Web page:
Today, I had a young client who, according to the method I work with, has a half drive for entrepreneurship. She had questions about it – I could almost see the disappointment on her face: “What?? I am not an entrepreneur??“
I would like to share two thoughts around this.
First: be yourself!
There is such a hype around entrepreneurship, as if everyone should be an entrepreneur.
It looks like this idea puts pressure on young people – not just my client today, but also students I have been teaching at the university seem to feel pressured.
Rather than trying to be an entrepreneur, this client could be an amazing intrapreneur given her talents. She combines strategic thinking, management and a strong need for taking initiatives and autonomy: great combination.
A lot of companies, including entrepreneurs, need profiles like this.
In other words, embrace your talents. That will bring you more fun and fulfilment than trying to be someone you are not.
Second thought: There are always solutions!
Having a half drive (or lower) for entrepreneurship doesn’t mean you can’t opt for that route. (Though you are likely to have less fun than someone with a high drive for entrepreneurship but let’s put that aside for now).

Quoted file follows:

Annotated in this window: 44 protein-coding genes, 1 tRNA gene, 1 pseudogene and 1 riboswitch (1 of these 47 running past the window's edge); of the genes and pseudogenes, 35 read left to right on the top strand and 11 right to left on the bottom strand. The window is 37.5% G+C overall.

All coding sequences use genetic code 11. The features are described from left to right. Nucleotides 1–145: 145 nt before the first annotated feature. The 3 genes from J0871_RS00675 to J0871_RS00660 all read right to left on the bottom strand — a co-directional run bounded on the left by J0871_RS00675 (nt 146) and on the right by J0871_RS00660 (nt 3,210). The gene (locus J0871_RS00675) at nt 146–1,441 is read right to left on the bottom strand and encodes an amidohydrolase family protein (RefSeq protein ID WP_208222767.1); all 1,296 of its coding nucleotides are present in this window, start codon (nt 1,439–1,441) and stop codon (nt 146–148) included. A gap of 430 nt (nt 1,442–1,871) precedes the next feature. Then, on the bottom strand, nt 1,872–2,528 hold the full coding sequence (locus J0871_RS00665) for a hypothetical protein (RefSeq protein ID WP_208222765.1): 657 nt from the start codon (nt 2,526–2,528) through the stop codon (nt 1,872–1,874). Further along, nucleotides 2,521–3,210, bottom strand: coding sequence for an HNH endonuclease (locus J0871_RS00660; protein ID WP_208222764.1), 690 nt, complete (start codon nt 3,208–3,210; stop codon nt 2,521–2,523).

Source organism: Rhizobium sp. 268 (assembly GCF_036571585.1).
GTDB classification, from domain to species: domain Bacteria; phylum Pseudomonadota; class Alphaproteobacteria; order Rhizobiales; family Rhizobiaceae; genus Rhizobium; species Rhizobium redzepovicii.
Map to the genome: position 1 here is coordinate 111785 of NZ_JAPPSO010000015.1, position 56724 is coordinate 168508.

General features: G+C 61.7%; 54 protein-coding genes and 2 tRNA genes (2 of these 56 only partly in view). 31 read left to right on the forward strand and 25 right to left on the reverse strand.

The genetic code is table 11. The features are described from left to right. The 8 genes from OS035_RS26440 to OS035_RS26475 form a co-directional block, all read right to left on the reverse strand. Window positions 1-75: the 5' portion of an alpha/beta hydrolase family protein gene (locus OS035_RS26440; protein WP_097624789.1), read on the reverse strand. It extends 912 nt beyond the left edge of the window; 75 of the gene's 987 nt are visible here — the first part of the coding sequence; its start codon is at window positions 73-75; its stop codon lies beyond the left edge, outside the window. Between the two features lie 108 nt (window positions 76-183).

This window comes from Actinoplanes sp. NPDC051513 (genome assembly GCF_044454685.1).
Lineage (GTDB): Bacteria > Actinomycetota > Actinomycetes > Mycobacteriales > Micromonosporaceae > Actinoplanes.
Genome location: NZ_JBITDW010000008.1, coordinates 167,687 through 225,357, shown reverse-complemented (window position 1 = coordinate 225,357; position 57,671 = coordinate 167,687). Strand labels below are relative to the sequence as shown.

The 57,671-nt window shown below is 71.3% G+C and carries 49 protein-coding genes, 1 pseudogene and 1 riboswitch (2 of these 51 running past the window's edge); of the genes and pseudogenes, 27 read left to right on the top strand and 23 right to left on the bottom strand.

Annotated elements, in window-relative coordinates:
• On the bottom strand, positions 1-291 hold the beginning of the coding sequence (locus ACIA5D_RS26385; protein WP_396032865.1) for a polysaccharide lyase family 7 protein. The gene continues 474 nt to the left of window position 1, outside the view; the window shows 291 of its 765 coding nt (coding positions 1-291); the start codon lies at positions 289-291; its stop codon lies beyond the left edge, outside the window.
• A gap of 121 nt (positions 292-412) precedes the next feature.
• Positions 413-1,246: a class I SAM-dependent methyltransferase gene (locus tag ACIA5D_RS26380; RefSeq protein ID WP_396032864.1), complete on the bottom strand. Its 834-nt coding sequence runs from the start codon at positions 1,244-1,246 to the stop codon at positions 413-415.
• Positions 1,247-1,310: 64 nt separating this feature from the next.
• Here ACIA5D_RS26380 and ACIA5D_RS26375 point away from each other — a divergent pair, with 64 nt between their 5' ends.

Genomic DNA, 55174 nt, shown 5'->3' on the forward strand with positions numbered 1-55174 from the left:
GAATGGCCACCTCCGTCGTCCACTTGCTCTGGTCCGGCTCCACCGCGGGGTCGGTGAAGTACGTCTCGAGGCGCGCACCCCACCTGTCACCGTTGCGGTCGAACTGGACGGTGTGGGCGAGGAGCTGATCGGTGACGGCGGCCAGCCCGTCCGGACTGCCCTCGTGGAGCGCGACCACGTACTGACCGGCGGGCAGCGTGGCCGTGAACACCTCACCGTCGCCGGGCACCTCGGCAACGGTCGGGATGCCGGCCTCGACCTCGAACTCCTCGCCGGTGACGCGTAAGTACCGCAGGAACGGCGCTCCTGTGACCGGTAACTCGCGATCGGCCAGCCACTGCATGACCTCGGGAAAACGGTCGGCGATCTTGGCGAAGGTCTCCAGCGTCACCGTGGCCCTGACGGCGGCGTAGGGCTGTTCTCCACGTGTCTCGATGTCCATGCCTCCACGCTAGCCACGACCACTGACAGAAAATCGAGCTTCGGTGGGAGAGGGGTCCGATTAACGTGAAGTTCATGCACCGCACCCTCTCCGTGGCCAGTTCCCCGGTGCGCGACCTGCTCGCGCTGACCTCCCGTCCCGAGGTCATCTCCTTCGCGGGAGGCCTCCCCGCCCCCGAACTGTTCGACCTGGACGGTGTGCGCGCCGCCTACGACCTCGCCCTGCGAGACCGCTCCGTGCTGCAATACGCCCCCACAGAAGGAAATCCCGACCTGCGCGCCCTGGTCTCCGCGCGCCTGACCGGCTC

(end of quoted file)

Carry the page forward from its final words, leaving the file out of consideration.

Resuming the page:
When we talk about talents using this method, we are talking about what drives you, your inner motivation.
A half drive for entrepreneurship, means you are less inclined to take risks, to drive a project starting from zero.
One of the traits of entrepreneurship is to be willing to explore new areas, new boundaries, to accept insecurity.
As far as I know, you cannot teach a person to not be scared, to feel good in an insecure situation. Some things are ingrained in us.
Yet, the beauty about knowing this about yourself, is that if you have an entrepreneurial idea, you can look for the right setting for yourself.
You can find business angels or investors, to minimize your own risk.
You can start your venture with an entrepreneurial partner, to compensate your own risk avoiding tendency.
You can take a mentor to help you navigate through the rough seas.
I believe the key is to know your strengths, and low drives (if you prefer, call it weaknesses though I don’t like it), and see what you need to realise your goal.
Knowing your talents is just one part, a first step, into realising your potential. Think values, mission or life purpose, passions, interests, skills. Many factors play a role into making the most of yourself and realising your dream.
To come back to my young client: at the end of our session, which included the thoughts put down here, she had one major take-away: clarity. She looked relieved and strengthened.